Figure 1This shouldn’t suggest that Glass viewed his time in Pittsburgh negatively. Glass recalls the residency’s culminating honor with fondness: “At the end of the year we had a big concert, where all the music I had written was played. It was very satisfying. Here I was, twenty-six years old, and I was having a complete concert of my own music” (109). In "Words without Music," Glass also praises the student musicians who performed his work (“These were young people who could actually play”) and mourns the now unimaginable support music programs then received in public schools (108). Still, Glass’s Pittsburgh period — if such a thing can be said to exist — offers up many voids. Reflecting the various omissions and silences around Glass’s time in the city, the music Glass composed during his residency has either been suppressed, withdrawn from circulation, or lost.

Yet even forgotten histories tend to leave traces. In the Libraries’ Special Collection is a musical score on loose sheets written by Philip Glass during his Pittsburgh residency (see fig. 1). It is a diazotype reproduction of Glass’s handwritten original, or holograph. Titled "Convention Overture for the All-City Orchestra," it was evidently intended to serve as a performance copy: scattered across its pages — their margins faded a sickly yellow on account of the chemistry of the diazotype process — are a number of penciled annotations in Glass’s hand (see fig. 2). These notes correcting errors or adding instructions for the performers suggest that Glass continued to revise his work after it had been copied. At the end of the score — Glass’s handwritten colophon is reproduced in the diazotype — is an inscription noting the places and date of its composition: Imperial Beach, California and Pittsburgh, 1962 (see fig 3.)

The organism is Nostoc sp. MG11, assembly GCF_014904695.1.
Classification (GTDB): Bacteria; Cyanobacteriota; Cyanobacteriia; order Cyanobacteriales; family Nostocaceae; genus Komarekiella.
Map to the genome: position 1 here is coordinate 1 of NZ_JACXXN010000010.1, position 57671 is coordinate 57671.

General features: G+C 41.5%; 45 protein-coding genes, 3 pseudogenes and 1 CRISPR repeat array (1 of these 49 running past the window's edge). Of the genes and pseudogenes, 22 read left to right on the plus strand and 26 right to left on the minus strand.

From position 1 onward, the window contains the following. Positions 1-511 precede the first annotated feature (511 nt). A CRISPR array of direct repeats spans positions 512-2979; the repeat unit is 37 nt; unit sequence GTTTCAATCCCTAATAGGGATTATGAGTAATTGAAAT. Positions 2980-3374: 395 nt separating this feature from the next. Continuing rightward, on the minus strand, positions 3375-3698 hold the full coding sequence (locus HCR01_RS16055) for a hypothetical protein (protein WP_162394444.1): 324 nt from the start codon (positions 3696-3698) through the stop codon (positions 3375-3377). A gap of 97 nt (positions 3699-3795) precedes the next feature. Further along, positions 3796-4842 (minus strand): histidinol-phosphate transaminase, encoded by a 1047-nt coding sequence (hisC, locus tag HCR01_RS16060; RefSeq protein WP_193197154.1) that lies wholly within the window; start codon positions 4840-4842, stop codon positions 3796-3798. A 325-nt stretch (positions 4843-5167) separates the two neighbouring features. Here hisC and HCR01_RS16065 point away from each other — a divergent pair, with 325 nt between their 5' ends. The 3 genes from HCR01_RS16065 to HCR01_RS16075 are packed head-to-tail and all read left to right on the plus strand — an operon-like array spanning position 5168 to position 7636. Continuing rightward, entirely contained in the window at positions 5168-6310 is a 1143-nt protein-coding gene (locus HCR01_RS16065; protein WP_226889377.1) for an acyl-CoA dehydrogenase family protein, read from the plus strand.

Figure 2

Glass is known as an innovator of minimalism in classical music — a style marked by tonal and rhythmic repetitions, silences, and its avant-garde approach to musical tradition and harmony. (Glass prefers to describe his work as “music with repetitive structures”). Under either label, though, this score seems odd: it is not, at first glance and to my untrained eye, either minimal or particularly repetitive.

Figure 3

The score belongs to the category of juvenalia — works made by an artist before they reached stylistic maturity or renown. It therefore offers a rare opportunity to glimpse Glass’s evolution during a period for which only fragments of his music survive.

Perhaps, then, this blogpost is a call to young musicologists or musicians with an interest in Glass’s career: while any performance of these forgotten works by Glass would no doubt need to be approved by Glass himself, what lessons might they hold for our understanding of one of musical minimalism’s most important figures?

Special Collections is home to a large number of musical rarities — a fact that surprised me when I arrived at CMU in 2020: Glass’s scores are joined by first editions of Beethoven, Bach, and Brahms, as well as a holograph manuscript by Gioachino Rossini (1792-1868), the composer of major operas, including the "Barber of Seville" and "William Tell." I’m still learning and discovering.

I’ll end with an invitation to join in that process of discovery. On December 7, I’ll be sharing some of these musical treasures in a free-to-attend online webinar, Fine and Rare III: Musical Marvels of Special Collections Unveiled. Join me again on January 25 for Fine and Rare IV: Inside CMU Libraries' Special Collections. I hope you can make it!

Sam Lemley, Curator of Special Collections